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National Cooperative Geologic Mapping Program



Introduction to Geologic Mapping

David R. Soller
U.S. Geological Survey
(This article was first published in the McGraw-Hill Yearbook of Science & Technology 2004, pp. 128-130.)

The public has come to expect near-instantaneous delivery of relevant, understandable information via the Internet, which in turn has begun to affect the methods used in geologic mapping, as well as the nature of the product. Geologists are rapidly incorporating GIS and information technology (IT) techniques into the production and dissemination of geologic maps, as described in the following sections:


Geologic mapping is a highly interpretive, scientific process that can produce a range of map products for many different uses, including assessing ground-water quality and contamination risks; predicting earthquake, volcano, and landslide hazards; characterizing energy and mineral resources and their extraction costs; waste repository siting; land management and land-use planning; and general education. The value of geologic map information in public and private decision-making (such as for the siting of landfills and highways) has repeatedly been described anecdotally, and has been demonstrated in benefit-cost analyses to reduce uncertainty and, by extension, potential costs.

The geologic mapper strives to understand the composition and structure of geologic materials at the Earth's surface and at depth, and to depict observations and interpretations on maps using symbols and colors (fig. 1). Within the past 10 to 20 years, geographic information system (GIS) technology has begun to change aspects of geologic mapping by providing software tools that permit the geometry and characteristics of rock bodies and other geologic features (such as faults) to be electronically stored, displayed, queried, and analyzed in conjunction with a seemingly infinite variety of other data types.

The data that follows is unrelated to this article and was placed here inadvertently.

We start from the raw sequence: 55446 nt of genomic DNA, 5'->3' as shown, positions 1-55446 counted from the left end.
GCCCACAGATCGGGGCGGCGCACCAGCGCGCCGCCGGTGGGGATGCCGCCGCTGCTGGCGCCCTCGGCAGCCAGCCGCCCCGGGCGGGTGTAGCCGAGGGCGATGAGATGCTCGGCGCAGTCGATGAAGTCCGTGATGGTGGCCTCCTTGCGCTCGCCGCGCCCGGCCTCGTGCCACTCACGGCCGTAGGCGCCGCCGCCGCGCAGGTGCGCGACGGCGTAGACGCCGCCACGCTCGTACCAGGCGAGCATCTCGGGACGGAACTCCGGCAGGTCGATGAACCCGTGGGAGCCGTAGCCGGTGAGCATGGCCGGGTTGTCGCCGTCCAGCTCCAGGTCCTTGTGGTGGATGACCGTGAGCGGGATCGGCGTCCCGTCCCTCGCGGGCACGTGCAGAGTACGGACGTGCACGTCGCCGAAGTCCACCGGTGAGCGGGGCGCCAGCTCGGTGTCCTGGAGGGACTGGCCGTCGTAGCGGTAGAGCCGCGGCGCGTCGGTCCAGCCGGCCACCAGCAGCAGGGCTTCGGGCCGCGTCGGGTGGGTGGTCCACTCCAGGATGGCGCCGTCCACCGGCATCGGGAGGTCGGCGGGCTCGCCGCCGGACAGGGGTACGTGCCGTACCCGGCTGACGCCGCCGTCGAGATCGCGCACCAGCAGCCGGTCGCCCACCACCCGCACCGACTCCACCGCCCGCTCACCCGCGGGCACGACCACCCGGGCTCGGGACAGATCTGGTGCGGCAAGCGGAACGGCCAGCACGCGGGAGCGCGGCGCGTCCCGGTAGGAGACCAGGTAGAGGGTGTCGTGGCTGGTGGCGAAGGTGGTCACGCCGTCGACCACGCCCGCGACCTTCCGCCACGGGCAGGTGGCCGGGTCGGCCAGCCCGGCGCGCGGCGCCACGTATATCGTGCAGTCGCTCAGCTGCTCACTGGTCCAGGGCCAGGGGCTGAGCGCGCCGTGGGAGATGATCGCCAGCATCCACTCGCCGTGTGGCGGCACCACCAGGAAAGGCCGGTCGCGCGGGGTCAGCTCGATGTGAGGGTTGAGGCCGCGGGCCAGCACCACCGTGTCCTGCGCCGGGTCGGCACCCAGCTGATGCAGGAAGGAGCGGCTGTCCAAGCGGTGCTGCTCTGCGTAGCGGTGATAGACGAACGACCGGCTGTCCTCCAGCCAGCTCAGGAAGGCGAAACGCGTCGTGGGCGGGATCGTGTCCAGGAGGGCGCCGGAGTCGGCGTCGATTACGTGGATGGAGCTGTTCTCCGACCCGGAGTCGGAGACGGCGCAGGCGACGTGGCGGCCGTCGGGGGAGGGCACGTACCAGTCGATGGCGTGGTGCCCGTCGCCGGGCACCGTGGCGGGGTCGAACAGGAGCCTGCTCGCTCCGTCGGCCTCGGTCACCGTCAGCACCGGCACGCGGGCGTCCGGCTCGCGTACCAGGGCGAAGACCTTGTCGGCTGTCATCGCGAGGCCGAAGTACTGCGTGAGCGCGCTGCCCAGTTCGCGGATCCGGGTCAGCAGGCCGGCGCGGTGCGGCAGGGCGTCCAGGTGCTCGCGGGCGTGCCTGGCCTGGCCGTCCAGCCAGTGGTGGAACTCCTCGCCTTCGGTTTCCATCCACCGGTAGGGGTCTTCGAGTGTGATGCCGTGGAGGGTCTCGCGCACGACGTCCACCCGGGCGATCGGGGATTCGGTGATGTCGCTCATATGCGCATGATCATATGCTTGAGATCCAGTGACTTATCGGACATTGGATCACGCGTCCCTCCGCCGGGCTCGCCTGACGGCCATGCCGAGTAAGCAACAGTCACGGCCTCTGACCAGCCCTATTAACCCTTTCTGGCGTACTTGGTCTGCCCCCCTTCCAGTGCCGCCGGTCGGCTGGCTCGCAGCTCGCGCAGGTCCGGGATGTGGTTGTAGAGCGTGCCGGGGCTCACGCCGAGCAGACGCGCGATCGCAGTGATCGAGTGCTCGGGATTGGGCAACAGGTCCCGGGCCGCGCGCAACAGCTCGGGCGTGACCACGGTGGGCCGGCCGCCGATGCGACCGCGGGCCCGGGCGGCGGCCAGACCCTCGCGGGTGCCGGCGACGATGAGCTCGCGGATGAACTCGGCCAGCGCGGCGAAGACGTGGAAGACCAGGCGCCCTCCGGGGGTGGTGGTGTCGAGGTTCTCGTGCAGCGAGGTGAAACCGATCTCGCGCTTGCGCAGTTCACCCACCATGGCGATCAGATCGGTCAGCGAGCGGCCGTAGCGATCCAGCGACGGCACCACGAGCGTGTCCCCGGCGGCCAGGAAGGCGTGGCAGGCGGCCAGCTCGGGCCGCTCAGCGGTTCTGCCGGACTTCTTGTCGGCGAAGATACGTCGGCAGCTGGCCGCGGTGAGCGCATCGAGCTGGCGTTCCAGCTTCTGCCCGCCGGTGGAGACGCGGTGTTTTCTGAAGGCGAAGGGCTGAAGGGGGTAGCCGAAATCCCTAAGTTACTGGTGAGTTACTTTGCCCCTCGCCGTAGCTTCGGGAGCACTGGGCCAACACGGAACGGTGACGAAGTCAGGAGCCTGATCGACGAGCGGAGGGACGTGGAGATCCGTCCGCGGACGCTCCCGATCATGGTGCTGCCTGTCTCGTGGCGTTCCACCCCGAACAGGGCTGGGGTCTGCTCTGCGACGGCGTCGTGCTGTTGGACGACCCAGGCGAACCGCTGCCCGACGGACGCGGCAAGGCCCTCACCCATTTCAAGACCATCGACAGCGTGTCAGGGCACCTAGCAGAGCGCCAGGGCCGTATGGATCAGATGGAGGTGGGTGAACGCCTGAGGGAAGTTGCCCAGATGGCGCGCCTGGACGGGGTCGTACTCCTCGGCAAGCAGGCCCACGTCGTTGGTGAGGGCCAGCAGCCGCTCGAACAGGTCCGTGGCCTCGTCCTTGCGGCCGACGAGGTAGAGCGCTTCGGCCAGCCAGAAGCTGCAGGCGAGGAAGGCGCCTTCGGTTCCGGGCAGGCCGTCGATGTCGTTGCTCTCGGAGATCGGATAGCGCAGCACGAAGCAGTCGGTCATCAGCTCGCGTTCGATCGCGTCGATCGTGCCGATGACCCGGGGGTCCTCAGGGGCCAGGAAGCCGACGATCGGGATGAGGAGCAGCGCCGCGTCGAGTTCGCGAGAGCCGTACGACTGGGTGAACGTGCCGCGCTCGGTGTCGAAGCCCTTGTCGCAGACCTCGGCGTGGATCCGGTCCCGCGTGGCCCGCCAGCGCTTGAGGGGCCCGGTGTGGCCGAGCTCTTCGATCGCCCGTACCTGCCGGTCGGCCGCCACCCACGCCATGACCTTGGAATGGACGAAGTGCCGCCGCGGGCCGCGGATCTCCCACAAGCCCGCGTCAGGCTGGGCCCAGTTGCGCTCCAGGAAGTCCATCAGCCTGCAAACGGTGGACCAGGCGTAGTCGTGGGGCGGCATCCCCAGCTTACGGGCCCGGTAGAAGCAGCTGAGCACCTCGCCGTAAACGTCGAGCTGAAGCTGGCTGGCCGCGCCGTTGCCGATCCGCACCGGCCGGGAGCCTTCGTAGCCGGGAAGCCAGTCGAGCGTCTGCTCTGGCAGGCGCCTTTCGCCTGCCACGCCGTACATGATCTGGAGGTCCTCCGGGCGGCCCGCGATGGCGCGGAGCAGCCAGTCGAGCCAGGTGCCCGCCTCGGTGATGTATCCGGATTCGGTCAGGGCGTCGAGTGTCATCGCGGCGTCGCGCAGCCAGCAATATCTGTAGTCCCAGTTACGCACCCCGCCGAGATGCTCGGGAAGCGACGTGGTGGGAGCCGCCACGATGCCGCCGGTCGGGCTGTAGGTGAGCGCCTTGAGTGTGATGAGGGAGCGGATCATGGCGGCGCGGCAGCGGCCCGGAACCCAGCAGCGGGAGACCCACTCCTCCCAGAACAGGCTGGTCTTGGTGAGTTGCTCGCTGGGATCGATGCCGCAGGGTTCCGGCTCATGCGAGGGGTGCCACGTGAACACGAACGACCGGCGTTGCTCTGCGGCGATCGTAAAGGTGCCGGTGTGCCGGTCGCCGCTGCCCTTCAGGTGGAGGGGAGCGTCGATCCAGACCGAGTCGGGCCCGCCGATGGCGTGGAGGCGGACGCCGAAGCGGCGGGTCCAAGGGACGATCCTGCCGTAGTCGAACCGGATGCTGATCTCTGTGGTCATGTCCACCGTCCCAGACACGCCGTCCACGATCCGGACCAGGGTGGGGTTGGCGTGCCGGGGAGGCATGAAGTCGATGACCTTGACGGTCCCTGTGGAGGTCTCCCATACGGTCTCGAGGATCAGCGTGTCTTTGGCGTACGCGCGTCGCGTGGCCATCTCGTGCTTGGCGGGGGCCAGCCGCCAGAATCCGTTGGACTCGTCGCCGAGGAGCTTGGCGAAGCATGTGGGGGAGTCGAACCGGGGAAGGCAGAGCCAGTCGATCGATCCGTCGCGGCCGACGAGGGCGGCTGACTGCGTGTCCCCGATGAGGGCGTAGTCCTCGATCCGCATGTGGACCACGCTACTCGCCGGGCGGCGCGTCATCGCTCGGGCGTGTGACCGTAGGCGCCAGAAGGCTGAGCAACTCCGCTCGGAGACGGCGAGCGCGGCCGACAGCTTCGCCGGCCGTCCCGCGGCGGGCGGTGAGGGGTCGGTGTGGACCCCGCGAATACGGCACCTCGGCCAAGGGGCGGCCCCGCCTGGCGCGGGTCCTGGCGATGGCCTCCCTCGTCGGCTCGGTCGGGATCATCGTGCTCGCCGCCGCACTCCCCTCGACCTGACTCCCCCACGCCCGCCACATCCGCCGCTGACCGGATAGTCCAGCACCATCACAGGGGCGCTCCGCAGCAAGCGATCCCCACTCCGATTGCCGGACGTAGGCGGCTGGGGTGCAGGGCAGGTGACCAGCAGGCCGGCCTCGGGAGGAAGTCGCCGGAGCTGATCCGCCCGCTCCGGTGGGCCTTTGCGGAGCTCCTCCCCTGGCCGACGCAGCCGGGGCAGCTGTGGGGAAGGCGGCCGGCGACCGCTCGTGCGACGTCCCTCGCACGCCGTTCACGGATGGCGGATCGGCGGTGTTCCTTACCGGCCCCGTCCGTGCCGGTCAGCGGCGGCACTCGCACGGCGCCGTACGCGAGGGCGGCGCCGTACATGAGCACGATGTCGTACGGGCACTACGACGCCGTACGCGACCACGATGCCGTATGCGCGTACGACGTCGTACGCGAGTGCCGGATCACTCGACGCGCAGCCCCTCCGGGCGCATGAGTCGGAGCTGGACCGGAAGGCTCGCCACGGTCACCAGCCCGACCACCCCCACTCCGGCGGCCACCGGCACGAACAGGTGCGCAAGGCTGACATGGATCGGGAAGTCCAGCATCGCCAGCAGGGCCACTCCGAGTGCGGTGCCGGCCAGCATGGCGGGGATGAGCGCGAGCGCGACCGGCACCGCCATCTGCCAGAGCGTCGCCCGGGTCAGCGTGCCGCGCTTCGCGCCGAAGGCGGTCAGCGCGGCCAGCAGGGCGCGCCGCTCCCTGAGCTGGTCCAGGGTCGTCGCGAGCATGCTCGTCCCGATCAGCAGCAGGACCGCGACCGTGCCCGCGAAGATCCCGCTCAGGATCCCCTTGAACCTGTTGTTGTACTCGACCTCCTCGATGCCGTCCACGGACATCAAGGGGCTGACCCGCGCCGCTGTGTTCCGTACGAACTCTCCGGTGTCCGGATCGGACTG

For example, GIS can be used to spatially compare possible pollutant sources (such as oil wells) with nearby streams and geologic units that serve as ground-water supplies. In addition, GIS can be used to compare the position of a proposed road with the surrounding geology to identify areas of high excavation costs or unstable slopes. These comparisons have always been possible, but GIS greatly facilitates the analysis and, as a result, offers geologists the opportunity to provide information in map form that is easily interpreted and used by the nongeologist.

Fig. 1. Graphic representation of some of the typical information contained in a general purpose geologic map and some of the many applications of that information.
Figure 1. Graphic representation of typical information in a general purpose geologic map that can be used to identify geologic hazards, locate natural resources, and facilitate land-use planning. (After R. L. Bernknopf et al., 1993)

Related Information

Meeting Challenges with Geologic Maps
(8.1 Mb Adobe® PDF)

Overview of Geologic Maps

Geologic Mapping:
AASG Position Paper (1.9 Mb Adobe® PDF)

AASG Position Paper (1.3 Mb Adobe® PDF)

The Value of Geologic Mapping:
Geological Society of America Position Statement

Tapestry of Time and Terrain

Geologic Map of North America

Digital Mapping Techniques Proceedings

Geographic Information Systems

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